Alberta forestry authorities cleared out strips of forest around eleven northern communities last fall, removing what was seen as potential fuel to encourage forest fires. Wildfire prevention co-ordinator Larry Freemont cautions, that despite that preemptive work, he has himself seen fires jump breaks, including rivers or lakes. And now he can also include six-lane highways, because the situation seen now in Fort McMurray is quite exceptional. And science tells us these conditions are here to stay.

On their way, perhaps to becoming even more flagrantly lethal to people placing their trust in the skills and courage of firefighters and the equipment that has been developed in the past to fight fires that no longer reflect the types of fire situation now seen in northern Alberta and forecasted to increase in numbers, depth and capacity, given climate change and the ferocious alterations in climate moisture, winds and heat.

A report produced in the wake of a devastating blaze that took place in Kelowna, British Columbia in 2013, warned that past protocols no longer work and indeed add fuel to the fire. A buildup of trees, brush and other dry vegetation in forests -- everything that a fire depends on to help it grow and sustain its impact -- left lying on the forest floor because of past fire suppression protocols, has helped to produce the perfect firestorm. That biofuel that has been built up represents the potential for more severe wildfires and greater numbers, where people and the forest intersect.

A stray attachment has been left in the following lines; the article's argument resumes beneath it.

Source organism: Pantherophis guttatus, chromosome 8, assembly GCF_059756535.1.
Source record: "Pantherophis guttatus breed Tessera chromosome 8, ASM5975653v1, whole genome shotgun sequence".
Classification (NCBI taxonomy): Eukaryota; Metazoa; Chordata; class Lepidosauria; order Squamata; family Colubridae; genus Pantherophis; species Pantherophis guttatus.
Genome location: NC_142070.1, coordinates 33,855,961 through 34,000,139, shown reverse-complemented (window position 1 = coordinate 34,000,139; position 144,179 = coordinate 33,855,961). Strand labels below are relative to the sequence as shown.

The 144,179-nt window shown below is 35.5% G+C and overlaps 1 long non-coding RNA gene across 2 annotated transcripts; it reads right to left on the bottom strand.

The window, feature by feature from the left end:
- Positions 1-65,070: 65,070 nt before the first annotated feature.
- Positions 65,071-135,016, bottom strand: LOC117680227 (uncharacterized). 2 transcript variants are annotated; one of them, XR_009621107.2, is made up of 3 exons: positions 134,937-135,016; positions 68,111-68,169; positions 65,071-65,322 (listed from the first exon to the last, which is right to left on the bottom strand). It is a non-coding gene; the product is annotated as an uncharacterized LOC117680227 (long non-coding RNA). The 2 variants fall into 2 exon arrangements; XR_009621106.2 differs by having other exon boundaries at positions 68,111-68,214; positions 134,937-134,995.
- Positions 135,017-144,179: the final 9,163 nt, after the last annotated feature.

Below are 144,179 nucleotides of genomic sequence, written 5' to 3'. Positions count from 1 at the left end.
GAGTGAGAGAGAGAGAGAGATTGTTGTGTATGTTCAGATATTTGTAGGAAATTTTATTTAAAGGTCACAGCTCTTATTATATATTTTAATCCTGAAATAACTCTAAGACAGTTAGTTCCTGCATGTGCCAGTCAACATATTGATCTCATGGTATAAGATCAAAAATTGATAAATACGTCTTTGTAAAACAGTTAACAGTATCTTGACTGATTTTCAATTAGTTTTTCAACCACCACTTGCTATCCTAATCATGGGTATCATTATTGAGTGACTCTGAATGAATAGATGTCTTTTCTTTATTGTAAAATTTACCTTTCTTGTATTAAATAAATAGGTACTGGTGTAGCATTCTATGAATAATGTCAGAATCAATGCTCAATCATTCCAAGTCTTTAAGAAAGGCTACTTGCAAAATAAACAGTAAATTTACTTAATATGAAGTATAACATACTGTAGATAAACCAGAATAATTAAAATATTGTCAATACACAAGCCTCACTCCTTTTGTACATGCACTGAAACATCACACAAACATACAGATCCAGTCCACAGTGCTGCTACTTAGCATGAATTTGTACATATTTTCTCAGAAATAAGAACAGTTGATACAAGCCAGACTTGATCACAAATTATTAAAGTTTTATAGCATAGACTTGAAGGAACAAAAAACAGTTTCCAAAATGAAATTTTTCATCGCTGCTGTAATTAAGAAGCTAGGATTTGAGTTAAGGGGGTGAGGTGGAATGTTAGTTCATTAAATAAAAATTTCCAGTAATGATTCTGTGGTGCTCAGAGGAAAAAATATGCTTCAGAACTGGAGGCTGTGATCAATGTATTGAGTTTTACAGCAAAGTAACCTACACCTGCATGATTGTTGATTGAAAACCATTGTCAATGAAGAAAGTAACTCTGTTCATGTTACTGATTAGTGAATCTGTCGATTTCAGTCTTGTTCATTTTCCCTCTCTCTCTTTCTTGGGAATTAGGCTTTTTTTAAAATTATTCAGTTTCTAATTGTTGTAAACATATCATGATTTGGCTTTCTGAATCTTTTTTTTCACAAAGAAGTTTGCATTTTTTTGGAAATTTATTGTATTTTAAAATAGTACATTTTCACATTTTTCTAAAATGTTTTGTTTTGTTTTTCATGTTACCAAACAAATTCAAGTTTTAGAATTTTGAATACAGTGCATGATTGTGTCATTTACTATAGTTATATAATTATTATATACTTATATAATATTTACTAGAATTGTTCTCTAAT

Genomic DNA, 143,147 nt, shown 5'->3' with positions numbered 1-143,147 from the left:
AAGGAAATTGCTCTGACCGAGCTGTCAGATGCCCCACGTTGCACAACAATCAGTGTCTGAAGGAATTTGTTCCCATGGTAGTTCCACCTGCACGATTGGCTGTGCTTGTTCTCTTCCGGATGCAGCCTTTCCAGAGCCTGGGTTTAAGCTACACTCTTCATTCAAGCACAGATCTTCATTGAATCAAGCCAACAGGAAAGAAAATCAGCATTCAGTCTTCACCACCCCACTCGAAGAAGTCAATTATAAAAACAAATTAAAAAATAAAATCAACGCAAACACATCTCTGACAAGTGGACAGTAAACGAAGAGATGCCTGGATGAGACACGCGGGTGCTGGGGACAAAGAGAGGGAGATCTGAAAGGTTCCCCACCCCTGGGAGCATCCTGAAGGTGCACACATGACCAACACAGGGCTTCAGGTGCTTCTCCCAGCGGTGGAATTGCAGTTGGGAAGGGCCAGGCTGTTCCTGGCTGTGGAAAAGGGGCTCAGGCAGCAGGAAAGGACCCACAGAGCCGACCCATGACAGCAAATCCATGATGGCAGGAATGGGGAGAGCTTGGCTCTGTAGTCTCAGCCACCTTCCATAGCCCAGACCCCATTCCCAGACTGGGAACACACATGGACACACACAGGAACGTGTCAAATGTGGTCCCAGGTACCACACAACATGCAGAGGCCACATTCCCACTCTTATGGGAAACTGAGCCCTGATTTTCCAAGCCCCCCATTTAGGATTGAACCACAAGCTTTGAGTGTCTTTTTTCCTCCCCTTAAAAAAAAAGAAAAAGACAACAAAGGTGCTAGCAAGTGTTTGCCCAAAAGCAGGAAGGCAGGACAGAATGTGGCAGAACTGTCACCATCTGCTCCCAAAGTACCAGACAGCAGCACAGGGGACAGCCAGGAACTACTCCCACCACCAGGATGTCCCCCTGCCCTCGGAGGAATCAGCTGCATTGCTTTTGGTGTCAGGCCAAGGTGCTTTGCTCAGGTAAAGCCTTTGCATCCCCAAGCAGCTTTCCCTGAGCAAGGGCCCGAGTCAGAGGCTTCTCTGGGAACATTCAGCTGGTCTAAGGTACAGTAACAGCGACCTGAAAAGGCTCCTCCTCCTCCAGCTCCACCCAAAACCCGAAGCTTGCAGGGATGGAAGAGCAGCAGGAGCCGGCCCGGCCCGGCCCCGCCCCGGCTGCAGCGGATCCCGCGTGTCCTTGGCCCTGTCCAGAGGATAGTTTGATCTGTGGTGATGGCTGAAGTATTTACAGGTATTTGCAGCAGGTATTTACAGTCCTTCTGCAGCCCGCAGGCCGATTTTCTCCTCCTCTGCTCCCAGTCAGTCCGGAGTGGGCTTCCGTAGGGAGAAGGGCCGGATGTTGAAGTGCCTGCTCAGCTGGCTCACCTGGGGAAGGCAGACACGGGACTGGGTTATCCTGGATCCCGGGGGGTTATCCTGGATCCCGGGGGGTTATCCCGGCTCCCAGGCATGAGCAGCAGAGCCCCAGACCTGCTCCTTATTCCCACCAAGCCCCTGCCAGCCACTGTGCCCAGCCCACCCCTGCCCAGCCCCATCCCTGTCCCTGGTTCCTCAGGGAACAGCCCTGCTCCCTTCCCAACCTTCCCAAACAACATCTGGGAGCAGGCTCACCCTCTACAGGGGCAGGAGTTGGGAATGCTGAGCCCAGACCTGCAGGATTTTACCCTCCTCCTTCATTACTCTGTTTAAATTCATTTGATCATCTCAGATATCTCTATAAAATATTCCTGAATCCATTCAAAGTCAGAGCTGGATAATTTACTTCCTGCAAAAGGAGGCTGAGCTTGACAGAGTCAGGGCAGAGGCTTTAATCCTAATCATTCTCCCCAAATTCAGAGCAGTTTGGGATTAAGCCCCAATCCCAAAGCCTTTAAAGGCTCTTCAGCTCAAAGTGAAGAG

And because people live, and work and spend their leisure time in and around those intersections of human habitation and natural surroundings of dense forests there is a certain vulnerability quotient that can be triggered. Where, though many forest fires are set by lightning strikes, many more result from human carelessness. And experts evaluating this fire that has consumed Fort McMurray tend to believe that something as mundane and yet as dangerous as a flicked cigarette butt, or a campfire not adequately put out, might have triggered this blaze.